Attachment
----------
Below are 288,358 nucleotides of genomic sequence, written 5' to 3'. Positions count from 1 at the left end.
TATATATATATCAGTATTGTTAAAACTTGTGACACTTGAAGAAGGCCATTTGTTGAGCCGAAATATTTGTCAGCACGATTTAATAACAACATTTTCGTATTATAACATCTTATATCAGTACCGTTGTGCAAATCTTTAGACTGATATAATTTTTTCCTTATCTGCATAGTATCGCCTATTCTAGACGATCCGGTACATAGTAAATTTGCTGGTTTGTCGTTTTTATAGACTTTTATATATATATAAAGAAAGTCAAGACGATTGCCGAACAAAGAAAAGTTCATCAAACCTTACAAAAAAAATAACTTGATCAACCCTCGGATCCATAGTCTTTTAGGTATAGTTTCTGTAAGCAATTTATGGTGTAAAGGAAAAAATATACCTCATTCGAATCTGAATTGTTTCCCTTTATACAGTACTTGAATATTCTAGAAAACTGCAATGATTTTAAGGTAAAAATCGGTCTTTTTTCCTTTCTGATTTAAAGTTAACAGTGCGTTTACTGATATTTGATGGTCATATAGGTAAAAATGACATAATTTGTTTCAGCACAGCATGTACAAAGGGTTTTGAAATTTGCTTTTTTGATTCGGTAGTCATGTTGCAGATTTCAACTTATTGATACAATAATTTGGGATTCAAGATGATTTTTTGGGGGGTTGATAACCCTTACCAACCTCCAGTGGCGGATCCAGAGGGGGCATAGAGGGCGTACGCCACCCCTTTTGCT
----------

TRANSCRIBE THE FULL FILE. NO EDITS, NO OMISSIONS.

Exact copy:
Below are 288,358 nucleotides of genomic sequence, written 5' to 3'. Positions count from 1 at the left end.
TATATATATATCAGTATTGTTAAAACTTGTGACACTTGAAGAAGGCCATTTGTTGAGCCGAAATATTTGTCAGCACGATTTAATAACAACATTTTCGTATTATAACATCTTATATCAGTACCGTTGTGCAAATCTTTAGACTGATATAATTTTTTCCTTATCTGCATAGTATCGCCTATTCTAGACGATCCGGTACATAGTAAATTTGCTGGTTTGTCGTTTTTATAGACTTTTATATATATATAAAGAAAGTCAAGACGATTGCCGAACAAAGAAAAGTTCATCAAACCTTACAAAAAAAATAACTTGATCAACCCTCGGATCCATAGTCTTTTAGGTATAGTTTCTGTAAGCAATTTATGGTGTAAAGGAAAAAATATACCTCATTCGAATCTGAATTGTTTCCCTTTATACAGTACTTGAATATTCTAGAAAACTGCAATGATTTTAAGGTAAAAATCGGTCTTTTTTCCTTTCTGATTTAAAGTTAACAGTGCGTTTACTGATATTTGATGGTCATATAGGTAAAAATGACATAATTTGTTTCAGCACAGCATGTACAAAGGGTTTTGAAATTTGCTTTTTTGATTCGGTAGTCATGTTGCAGATTTCAACTTATTGATACAATAATTTGGGATTCAAGATGATTTTTTGGGGGGTTGATAACCCTTACCAACCTCCAGTGGCGGATCCAGAGGGGGCATAGAGGGCGTACGCCACCCCTTTTGCT